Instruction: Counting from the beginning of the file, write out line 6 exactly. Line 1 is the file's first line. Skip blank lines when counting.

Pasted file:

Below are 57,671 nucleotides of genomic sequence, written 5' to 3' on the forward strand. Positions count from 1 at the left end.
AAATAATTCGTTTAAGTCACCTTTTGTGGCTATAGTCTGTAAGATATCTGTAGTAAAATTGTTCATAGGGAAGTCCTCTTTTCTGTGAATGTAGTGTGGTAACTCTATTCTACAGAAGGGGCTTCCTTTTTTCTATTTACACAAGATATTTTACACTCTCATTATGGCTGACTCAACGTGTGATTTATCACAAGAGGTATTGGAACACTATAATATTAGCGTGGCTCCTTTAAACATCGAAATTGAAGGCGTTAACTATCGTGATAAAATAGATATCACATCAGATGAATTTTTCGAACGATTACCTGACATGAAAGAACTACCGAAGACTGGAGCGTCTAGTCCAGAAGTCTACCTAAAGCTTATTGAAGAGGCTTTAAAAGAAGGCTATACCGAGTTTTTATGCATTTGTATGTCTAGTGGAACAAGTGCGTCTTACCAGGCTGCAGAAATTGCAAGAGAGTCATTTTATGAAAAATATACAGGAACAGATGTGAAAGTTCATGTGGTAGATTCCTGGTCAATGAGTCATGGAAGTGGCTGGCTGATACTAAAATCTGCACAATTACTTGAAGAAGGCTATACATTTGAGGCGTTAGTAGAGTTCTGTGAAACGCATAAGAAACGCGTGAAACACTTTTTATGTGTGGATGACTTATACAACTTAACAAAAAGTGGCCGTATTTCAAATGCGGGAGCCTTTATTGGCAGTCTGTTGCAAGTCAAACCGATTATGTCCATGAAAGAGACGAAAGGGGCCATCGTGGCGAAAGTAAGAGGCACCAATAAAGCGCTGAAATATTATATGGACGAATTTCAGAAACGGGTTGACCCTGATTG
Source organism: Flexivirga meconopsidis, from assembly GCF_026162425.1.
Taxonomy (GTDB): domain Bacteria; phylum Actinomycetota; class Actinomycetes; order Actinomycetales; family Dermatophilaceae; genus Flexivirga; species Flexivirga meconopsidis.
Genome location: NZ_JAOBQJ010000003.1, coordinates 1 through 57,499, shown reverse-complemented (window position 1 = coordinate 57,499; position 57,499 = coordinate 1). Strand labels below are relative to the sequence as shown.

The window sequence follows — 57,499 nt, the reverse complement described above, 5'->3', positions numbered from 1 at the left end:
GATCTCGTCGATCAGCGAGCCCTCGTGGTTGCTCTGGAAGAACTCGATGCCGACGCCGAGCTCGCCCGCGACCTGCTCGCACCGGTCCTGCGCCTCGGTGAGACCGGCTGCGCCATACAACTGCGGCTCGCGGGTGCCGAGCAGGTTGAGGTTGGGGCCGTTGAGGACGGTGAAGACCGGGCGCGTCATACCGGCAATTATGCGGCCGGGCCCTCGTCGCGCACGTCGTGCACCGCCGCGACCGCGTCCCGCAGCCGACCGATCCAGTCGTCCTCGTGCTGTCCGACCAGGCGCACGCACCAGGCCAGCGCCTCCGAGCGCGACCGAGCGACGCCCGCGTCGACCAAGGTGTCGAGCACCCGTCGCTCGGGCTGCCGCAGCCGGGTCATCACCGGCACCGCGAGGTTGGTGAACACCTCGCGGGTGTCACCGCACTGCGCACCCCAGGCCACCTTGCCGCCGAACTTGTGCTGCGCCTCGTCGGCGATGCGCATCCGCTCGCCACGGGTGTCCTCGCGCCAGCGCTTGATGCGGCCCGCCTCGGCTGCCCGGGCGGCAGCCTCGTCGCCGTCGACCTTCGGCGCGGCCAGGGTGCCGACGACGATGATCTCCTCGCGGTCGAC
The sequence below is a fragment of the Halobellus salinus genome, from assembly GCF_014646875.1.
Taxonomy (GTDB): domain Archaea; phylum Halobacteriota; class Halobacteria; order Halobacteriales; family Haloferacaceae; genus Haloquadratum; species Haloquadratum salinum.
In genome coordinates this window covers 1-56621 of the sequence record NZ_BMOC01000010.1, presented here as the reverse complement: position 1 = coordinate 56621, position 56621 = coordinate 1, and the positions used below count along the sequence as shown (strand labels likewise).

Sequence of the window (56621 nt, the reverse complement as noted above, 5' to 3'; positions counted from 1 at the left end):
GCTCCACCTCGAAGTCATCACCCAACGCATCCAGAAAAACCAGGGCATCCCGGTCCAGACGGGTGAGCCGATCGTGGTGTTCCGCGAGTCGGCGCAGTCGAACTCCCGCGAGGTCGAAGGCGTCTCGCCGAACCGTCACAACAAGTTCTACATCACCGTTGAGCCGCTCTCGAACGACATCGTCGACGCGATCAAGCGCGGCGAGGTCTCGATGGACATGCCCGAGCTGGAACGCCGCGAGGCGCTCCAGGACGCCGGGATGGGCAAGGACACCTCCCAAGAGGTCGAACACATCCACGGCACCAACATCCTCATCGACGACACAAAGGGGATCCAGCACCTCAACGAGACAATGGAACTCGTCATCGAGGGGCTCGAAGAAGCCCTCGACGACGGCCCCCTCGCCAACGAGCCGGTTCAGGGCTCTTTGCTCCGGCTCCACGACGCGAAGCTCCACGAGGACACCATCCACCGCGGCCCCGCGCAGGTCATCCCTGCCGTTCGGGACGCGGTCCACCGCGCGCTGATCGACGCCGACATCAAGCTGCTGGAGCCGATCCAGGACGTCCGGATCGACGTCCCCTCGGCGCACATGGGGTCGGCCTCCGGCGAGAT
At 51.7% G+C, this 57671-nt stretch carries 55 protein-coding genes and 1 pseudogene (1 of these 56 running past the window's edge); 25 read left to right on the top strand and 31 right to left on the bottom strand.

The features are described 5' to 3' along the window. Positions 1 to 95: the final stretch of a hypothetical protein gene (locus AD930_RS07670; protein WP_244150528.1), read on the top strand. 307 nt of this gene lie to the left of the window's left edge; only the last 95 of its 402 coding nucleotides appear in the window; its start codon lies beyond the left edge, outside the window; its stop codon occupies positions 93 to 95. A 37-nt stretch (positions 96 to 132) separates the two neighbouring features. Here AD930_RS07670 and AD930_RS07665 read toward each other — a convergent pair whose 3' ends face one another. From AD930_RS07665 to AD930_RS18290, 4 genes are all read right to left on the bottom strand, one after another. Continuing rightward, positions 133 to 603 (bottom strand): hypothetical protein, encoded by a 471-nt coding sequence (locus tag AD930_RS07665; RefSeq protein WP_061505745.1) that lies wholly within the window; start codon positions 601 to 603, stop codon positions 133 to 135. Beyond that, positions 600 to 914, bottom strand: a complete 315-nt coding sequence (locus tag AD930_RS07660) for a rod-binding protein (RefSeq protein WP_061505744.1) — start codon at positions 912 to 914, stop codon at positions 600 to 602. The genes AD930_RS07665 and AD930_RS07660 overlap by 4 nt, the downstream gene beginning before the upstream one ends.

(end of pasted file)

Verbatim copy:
The window sequence follows — 57,499 nt, the reverse complement described above, 5'->3', positions numbered from 1 at the left end: